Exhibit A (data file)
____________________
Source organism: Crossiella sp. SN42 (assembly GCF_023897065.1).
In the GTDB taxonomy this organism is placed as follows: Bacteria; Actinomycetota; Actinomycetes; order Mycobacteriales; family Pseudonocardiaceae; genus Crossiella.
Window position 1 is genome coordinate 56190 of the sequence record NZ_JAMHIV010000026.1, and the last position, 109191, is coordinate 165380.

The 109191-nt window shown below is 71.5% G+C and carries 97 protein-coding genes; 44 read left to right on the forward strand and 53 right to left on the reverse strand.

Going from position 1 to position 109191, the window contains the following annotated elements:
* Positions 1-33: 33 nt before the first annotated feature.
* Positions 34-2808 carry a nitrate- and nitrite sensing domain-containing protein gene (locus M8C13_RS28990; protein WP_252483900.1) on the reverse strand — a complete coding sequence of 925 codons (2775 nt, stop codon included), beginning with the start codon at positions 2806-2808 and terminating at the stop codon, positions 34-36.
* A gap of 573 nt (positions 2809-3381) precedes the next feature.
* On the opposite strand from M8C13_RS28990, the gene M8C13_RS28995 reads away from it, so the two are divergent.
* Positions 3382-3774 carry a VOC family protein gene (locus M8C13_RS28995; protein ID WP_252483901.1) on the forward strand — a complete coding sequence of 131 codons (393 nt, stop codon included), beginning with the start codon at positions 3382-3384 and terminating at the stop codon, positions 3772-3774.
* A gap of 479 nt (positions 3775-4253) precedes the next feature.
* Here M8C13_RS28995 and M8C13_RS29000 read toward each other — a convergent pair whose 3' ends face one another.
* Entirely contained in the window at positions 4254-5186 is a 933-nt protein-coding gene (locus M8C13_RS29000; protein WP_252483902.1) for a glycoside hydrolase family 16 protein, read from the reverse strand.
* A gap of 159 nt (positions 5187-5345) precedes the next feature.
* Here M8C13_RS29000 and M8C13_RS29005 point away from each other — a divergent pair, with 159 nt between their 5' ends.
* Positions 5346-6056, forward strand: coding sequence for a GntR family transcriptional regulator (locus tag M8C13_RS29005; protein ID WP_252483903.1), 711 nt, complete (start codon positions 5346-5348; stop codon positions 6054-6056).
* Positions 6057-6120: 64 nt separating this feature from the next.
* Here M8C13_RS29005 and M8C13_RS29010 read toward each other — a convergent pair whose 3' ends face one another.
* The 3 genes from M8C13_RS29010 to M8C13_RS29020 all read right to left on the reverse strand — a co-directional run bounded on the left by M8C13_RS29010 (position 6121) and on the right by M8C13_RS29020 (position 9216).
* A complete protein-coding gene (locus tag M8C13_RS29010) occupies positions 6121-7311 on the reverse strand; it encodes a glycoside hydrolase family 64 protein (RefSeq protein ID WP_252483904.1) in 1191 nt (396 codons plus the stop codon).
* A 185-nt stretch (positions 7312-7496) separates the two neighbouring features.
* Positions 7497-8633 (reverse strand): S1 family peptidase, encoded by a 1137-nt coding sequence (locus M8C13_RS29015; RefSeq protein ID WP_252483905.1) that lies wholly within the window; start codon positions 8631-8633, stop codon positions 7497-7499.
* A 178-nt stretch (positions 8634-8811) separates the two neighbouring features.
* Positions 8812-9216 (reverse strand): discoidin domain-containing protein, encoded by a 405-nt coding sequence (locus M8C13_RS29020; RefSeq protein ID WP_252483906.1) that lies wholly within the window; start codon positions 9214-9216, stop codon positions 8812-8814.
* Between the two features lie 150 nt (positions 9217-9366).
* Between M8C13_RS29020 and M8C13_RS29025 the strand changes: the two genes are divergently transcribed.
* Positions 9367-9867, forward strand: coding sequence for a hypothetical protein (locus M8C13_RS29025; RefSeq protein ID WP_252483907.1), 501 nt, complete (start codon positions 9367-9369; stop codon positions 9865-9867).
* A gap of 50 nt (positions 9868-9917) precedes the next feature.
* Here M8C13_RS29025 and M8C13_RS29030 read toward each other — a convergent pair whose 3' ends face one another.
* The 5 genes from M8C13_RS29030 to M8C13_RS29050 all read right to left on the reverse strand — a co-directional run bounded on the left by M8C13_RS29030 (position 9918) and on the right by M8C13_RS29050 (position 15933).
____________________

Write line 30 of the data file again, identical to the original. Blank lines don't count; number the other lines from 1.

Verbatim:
* The 5 genes from M8C13_RS29030 to M8C13_RS29050 all read right to left on the reverse strand — a co-directional run bounded on the left by M8C13_RS29030 (position 9918) and on the right by M8C13_RS29050 (position 15933).